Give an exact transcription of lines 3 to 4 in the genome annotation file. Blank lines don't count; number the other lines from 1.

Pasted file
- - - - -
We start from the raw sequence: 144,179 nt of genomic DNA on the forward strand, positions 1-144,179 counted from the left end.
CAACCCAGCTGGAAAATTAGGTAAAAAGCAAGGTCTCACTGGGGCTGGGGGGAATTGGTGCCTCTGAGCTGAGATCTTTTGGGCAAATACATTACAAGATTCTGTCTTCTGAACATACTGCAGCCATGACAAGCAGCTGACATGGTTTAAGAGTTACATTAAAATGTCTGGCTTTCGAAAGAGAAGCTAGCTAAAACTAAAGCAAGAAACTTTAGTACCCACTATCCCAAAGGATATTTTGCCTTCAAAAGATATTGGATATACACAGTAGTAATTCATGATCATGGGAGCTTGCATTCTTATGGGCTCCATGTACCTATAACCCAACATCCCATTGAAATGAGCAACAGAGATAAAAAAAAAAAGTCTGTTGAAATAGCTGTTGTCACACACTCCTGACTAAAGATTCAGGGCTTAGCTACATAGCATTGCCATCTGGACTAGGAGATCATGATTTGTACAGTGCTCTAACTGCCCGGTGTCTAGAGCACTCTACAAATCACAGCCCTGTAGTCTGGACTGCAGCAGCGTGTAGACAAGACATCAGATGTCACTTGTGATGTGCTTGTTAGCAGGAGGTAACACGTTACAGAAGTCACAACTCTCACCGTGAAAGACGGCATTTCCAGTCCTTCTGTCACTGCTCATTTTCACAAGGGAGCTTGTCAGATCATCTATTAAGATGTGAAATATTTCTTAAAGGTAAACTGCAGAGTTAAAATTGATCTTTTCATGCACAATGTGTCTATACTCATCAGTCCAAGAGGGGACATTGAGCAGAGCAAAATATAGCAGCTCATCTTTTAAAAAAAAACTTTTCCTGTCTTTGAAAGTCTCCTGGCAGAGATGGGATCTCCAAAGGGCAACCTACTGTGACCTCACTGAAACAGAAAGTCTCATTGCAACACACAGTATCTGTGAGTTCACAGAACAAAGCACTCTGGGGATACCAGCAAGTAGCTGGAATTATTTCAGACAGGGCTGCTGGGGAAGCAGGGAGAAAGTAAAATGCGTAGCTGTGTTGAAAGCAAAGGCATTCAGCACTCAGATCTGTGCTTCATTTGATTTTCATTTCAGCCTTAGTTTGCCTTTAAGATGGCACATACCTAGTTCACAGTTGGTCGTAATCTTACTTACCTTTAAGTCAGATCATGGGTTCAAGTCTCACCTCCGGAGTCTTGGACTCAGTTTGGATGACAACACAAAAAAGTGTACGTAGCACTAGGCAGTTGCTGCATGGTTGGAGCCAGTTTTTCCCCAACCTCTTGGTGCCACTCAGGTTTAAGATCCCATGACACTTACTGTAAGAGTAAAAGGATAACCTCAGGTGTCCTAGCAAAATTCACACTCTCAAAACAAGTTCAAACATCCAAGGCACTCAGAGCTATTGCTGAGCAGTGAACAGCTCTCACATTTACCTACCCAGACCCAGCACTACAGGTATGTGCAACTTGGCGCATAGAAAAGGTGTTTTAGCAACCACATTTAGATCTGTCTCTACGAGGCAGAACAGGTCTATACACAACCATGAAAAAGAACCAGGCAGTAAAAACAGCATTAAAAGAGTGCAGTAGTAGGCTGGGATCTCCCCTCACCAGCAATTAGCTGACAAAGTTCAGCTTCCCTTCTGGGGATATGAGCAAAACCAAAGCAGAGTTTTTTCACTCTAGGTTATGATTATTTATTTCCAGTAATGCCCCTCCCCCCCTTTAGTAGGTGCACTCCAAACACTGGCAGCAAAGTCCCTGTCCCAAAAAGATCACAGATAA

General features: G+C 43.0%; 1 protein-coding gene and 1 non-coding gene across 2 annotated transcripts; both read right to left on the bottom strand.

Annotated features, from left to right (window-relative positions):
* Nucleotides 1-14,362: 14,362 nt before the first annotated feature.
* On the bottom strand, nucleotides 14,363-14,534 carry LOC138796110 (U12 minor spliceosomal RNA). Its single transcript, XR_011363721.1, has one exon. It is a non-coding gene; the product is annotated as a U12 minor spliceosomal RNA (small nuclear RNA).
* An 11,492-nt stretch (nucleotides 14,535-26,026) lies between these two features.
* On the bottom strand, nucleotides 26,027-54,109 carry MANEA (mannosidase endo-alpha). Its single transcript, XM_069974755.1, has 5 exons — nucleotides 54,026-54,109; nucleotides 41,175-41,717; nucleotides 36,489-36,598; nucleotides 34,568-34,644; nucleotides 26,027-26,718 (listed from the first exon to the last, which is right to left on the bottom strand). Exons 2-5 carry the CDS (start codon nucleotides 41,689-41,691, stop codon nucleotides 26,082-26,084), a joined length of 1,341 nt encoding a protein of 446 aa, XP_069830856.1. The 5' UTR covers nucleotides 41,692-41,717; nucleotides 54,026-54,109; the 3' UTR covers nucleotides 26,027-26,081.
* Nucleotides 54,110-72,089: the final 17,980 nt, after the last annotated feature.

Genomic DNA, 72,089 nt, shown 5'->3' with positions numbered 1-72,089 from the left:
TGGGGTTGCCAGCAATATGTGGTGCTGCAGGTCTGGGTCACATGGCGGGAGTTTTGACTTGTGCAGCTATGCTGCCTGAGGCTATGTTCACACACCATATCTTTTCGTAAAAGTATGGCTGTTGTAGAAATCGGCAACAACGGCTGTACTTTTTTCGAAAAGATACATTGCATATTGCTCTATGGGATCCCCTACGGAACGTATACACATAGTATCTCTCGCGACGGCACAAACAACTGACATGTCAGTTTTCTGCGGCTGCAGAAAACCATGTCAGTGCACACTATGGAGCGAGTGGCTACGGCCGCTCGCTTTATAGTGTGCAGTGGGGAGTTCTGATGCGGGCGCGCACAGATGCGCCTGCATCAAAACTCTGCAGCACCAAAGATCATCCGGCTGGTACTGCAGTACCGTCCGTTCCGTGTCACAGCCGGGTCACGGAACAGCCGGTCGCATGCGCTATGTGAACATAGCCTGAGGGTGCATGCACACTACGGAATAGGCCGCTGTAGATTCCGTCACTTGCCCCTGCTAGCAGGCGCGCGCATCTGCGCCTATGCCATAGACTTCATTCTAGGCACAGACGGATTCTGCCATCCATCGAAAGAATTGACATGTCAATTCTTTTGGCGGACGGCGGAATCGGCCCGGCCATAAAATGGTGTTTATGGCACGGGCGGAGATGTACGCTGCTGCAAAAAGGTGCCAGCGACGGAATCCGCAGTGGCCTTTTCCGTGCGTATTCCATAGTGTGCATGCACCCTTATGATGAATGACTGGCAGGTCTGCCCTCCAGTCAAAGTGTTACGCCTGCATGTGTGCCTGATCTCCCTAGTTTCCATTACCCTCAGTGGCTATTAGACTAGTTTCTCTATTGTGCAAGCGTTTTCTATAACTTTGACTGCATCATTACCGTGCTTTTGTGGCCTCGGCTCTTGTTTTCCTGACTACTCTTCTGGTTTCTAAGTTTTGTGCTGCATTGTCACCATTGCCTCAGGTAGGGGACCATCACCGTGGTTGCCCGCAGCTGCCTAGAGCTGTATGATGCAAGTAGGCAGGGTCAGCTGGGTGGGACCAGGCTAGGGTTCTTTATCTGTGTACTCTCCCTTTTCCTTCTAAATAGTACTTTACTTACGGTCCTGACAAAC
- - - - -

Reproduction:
General features: G+C 43.0%; 1 protein-coding gene and 1 non-coding gene across 2 annotated transcripts; both read right to left on the bottom strand.

Annotated features, from left to right (window-relative positions):